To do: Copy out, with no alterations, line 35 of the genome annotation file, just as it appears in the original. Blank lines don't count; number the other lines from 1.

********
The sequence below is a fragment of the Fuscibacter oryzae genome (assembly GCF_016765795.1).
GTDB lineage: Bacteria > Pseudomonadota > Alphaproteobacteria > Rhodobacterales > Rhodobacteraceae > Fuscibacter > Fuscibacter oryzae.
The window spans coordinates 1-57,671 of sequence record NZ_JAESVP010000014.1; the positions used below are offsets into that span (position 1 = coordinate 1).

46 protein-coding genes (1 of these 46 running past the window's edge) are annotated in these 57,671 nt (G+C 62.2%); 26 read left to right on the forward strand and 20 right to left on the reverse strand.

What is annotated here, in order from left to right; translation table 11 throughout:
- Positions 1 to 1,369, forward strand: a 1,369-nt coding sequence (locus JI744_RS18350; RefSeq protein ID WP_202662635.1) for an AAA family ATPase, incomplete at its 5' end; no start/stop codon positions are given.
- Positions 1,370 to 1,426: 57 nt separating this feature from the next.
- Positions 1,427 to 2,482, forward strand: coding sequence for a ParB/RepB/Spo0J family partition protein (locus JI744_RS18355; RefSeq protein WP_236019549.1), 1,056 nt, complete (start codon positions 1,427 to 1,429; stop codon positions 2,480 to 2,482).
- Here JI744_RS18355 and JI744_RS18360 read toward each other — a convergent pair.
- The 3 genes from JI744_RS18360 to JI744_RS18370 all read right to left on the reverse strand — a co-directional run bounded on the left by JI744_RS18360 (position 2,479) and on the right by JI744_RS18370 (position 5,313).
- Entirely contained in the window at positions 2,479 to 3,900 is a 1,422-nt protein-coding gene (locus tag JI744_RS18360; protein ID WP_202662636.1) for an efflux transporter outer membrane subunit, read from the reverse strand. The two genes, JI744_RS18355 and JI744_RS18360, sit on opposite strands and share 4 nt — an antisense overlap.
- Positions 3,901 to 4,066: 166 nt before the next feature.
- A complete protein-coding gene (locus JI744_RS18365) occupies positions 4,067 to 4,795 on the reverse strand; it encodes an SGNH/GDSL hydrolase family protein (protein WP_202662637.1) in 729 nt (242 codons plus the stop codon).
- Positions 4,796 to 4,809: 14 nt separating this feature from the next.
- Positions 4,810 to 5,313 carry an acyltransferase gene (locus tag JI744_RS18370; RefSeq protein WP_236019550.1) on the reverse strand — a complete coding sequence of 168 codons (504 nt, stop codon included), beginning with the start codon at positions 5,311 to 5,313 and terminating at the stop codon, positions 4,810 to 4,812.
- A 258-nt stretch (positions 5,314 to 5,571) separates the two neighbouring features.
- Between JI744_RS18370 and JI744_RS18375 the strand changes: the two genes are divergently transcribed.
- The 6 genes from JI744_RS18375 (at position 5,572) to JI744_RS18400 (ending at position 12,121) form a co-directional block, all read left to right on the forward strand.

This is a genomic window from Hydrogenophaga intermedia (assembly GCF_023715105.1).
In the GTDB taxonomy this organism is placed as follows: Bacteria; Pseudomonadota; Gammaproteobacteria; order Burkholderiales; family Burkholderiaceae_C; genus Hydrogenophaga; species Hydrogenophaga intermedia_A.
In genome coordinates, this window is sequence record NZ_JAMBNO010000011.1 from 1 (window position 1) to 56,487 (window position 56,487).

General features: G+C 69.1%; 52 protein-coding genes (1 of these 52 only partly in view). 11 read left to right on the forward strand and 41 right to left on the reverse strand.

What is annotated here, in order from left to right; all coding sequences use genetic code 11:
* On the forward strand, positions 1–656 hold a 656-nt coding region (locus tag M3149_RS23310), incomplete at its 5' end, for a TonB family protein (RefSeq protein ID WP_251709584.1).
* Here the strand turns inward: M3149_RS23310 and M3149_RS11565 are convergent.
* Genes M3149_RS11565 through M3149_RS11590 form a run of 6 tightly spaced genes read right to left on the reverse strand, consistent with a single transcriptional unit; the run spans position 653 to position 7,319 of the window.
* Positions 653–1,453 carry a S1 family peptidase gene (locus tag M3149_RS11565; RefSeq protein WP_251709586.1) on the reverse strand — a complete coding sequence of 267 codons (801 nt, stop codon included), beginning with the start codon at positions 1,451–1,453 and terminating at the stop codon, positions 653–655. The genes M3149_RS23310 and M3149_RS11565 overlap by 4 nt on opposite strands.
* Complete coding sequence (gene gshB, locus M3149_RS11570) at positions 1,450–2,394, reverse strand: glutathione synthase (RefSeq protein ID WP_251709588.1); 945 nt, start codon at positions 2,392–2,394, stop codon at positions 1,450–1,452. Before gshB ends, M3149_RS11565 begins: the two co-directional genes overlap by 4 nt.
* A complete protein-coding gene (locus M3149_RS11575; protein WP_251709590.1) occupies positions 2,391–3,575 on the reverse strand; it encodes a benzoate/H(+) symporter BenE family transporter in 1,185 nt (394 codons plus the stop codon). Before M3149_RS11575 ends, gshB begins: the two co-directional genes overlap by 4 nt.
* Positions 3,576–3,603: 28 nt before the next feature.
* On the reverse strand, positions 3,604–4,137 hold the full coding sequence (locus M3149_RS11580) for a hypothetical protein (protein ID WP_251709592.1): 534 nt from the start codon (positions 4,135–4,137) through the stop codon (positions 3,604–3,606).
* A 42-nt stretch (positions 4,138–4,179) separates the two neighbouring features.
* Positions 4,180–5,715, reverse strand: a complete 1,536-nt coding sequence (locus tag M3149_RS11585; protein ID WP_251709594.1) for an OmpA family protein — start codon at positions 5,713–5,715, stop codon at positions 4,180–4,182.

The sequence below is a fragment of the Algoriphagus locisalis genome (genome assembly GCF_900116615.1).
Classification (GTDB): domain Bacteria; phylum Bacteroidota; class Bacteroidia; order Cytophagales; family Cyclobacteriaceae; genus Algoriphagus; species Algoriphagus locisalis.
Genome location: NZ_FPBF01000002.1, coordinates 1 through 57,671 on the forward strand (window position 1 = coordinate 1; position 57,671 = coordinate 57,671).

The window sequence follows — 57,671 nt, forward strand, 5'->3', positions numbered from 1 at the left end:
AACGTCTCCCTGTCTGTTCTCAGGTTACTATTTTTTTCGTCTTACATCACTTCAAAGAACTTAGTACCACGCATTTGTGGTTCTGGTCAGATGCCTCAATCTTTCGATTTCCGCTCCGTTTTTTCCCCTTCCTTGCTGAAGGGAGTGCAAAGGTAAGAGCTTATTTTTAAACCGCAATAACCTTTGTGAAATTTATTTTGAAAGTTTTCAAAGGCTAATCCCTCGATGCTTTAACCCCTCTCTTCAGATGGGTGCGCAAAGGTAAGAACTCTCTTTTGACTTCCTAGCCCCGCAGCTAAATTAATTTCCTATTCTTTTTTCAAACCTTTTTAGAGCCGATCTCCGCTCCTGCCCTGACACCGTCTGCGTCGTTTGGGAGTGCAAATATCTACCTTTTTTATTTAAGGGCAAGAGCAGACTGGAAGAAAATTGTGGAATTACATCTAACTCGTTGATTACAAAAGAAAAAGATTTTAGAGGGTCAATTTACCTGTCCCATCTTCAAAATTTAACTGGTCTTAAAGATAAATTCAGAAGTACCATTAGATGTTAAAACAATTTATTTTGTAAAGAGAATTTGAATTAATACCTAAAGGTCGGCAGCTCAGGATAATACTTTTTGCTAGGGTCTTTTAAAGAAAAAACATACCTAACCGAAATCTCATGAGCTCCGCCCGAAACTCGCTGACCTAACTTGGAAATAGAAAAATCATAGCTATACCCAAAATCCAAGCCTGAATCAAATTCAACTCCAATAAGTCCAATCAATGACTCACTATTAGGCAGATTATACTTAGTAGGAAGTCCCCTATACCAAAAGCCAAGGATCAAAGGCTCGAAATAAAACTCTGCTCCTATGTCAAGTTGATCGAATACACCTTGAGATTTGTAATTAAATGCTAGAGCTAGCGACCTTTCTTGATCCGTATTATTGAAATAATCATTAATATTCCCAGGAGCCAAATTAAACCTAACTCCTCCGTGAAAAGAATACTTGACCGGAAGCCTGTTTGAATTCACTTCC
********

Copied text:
Classification (GTDB): domain Bacteria; phylum Bacteroidota; class Bacteroidia; order Cytophagales; family Cyclobacteriaceae; genus Algoriphagus; species Algoriphagus locisalis.